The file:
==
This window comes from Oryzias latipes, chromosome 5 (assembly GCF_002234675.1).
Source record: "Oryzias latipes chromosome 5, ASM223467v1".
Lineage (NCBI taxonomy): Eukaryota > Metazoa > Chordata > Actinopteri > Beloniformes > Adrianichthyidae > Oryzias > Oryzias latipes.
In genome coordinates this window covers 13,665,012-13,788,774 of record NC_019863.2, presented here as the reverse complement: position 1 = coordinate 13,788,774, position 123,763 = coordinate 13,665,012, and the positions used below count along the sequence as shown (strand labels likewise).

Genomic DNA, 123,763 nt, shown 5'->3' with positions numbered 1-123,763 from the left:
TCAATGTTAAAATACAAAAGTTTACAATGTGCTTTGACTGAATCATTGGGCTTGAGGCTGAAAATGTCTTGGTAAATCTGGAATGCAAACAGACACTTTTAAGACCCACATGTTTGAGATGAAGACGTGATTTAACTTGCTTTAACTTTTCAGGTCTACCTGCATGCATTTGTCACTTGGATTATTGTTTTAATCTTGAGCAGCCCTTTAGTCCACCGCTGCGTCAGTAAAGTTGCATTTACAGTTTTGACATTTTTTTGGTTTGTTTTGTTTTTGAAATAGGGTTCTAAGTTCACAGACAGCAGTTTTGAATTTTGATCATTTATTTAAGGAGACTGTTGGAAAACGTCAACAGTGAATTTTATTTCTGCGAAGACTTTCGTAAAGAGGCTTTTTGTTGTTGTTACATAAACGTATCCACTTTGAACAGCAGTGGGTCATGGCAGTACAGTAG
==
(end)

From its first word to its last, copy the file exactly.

This window comes from Oryzias latipes, chromosome 5 (assembly GCF_002234675.1).
Source record: "Oryzias latipes chromosome 5, ASM223467v1".
Lineage (NCBI taxonomy): Eukaryota > Metazoa > Chordata > Actinopteri > Beloniformes > Adrianichthyidae > Oryzias > Oryzias latipes.
In genome coordinates this window covers 13,665,012-13,788,774 of record NC_019863.2, presented here as the reverse complement: position 1 = coordinate 13,788,774, position 123,763 = coordinate 13,665,012, and the positions used below count along the sequence as shown (strand labels likewise).

Genomic DNA, 123,763 nt, shown 5'->3' with positions numbered 1-123,763 from the left:
TCAATGTTAAAATACAAAAGTTTACAATGTGCTTTGACTGAATCATTGGGCTTGAGGCTGAAAATGTCTTGGTAAATCTGGAATGCAAACAGACACTTTTAAGACCCACATGTTTGAGATGAAGACGTGATTTAACTTGCTTTAACTTTTCAGGTCTACCTGCATGCATTTGTCACTTGGATTATTGTTTTAATCTTGAGCAGCCCTTTAGTCCACCGCTGCGTCAGTAAAGTTGCATTTACAGTTTTGACATTTTTTTGGTTTGTTTTGTTTTTGAAATAGGGTTCTAAGTTCACAGACAGCAGTTTTGAATTTTGATCATTTATTTAAGGAGACTGTTGGAAAACGTCAACAGTGAATTTTATTTCTGCGAAGACTTTCGTAAAGAGGCTTTTTGTTGTTGTTACATAAACGTATCCACTTTGAACAGCAGTGGGTCATGGCAGTACAGTAG